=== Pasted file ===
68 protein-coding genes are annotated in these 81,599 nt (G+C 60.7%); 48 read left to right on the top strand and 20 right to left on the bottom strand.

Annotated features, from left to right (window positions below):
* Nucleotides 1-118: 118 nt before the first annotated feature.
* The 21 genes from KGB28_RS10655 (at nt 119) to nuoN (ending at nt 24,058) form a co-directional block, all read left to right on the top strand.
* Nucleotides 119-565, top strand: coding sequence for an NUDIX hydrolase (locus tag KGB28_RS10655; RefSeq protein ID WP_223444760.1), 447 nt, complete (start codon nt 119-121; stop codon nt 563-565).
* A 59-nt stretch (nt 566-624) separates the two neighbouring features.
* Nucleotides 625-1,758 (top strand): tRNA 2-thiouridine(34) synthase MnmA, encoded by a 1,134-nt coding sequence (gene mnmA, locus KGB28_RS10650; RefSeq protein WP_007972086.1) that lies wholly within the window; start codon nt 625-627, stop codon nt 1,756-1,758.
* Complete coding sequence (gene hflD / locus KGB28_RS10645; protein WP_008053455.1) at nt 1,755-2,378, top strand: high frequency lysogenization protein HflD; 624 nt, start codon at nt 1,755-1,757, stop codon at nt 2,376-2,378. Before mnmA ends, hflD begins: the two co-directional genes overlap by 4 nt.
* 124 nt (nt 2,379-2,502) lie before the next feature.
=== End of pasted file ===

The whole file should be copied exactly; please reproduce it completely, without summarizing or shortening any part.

68 protein-coding genes are annotated in these 81,599 nt (G+C 60.7%); 48 read left to right on the top strand and 20 right to left on the bottom strand.

Annotated features, from left to right (window positions below):
* Nucleotides 1-118: 118 nt before the first annotated feature.
* The 21 genes from KGB28_RS10655 (at nt 119) to nuoN (ending at nt 24,058) form a co-directional block, all read left to right on the top strand.
* Nucleotides 119-565, top strand: coding sequence for an NUDIX hydrolase (locus tag KGB28_RS10655; RefSeq protein ID WP_223444760.1), 447 nt, complete (start codon nt 119-121; stop codon nt 563-565).
* A 59-nt stretch (nt 566-624) separates the two neighbouring features.
* Nucleotides 625-1,758 (top strand): tRNA 2-thiouridine(34) synthase MnmA, encoded by a 1,134-nt coding sequence (gene mnmA, locus KGB28_RS10650; RefSeq protein WP_007972086.1) that lies wholly within the window; start codon nt 625-627, stop codon nt 1,756-1,758.
* Complete coding sequence (gene hflD / locus KGB28_RS10645; protein WP_008053455.1) at nt 1,755-2,378, top strand: high frequency lysogenization protein HflD; 624 nt, start codon at nt 1,755-1,757, stop codon at nt 2,376-2,378. Before mnmA ends, hflD begins: the two co-directional genes overlap by 4 nt.
* 124 nt (nt 2,379-2,502) lie before the next feature.